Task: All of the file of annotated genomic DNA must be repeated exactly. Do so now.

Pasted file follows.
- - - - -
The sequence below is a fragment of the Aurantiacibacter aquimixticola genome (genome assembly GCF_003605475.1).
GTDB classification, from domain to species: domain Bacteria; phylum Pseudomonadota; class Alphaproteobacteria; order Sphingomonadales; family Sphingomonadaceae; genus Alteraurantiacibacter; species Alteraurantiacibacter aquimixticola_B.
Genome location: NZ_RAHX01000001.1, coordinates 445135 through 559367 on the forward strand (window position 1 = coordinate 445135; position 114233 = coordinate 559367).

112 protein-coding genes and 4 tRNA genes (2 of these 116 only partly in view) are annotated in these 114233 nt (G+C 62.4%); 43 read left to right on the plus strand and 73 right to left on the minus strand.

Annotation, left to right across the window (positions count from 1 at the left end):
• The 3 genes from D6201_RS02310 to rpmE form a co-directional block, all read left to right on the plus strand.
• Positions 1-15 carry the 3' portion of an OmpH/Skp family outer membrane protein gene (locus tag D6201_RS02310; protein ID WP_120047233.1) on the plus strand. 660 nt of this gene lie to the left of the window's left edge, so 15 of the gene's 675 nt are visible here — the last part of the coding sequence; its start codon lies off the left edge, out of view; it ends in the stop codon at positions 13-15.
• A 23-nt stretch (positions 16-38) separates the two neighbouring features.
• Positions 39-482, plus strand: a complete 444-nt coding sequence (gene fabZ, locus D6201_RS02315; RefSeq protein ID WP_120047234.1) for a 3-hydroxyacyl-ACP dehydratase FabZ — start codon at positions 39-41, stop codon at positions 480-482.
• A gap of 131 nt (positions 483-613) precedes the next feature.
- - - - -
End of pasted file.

The sequence below is a fragment of the Aurantiacibacter aquimixticola genome (genome assembly GCF_003605475.1).
GTDB classification, from domain to species: domain Bacteria; phylum Pseudomonadota; class Alphaproteobacteria; order Sphingomonadales; family Sphingomonadaceae; genus Alteraurantiacibacter; species Alteraurantiacibacter aquimixticola_B.
Genome location: NZ_RAHX01000001.1, coordinates 445135 through 559367 on the forward strand (window position 1 = coordinate 445135; position 114233 = coordinate 559367).

112 protein-coding genes and 4 tRNA genes (2 of these 116 only partly in view) are annotated in these 114233 nt (G+C 62.4%); 43 read left to right on the plus strand and 73 right to left on the minus strand.

Annotation, left to right across the window (positions count from 1 at the left end):
• The 3 genes from D6201_RS02310 to rpmE form a co-directional block, all read left to right on the plus strand.
• Positions 1-15 carry the 3' portion of an OmpH/Skp family outer membrane protein gene (locus tag D6201_RS02310; protein ID WP_120047233.1) on the plus strand. 660 nt of this gene lie to the left of the window's left edge, so 15 of the gene's 675 nt are visible here — the last part of the coding sequence; its start codon lies off the left edge, out of view; it ends in the stop codon at positions 13-15.
• A 23-nt stretch (positions 16-38) separates the two neighbouring features.
• Positions 39-482, plus strand: a complete 444-nt coding sequence (gene fabZ, locus D6201_RS02315; RefSeq protein ID WP_120047234.1) for a 3-hydroxyacyl-ACP dehydratase FabZ — start codon at positions 39-41, stop codon at positions 480-482.
• A gap of 131 nt (positions 483-613) precedes the next feature.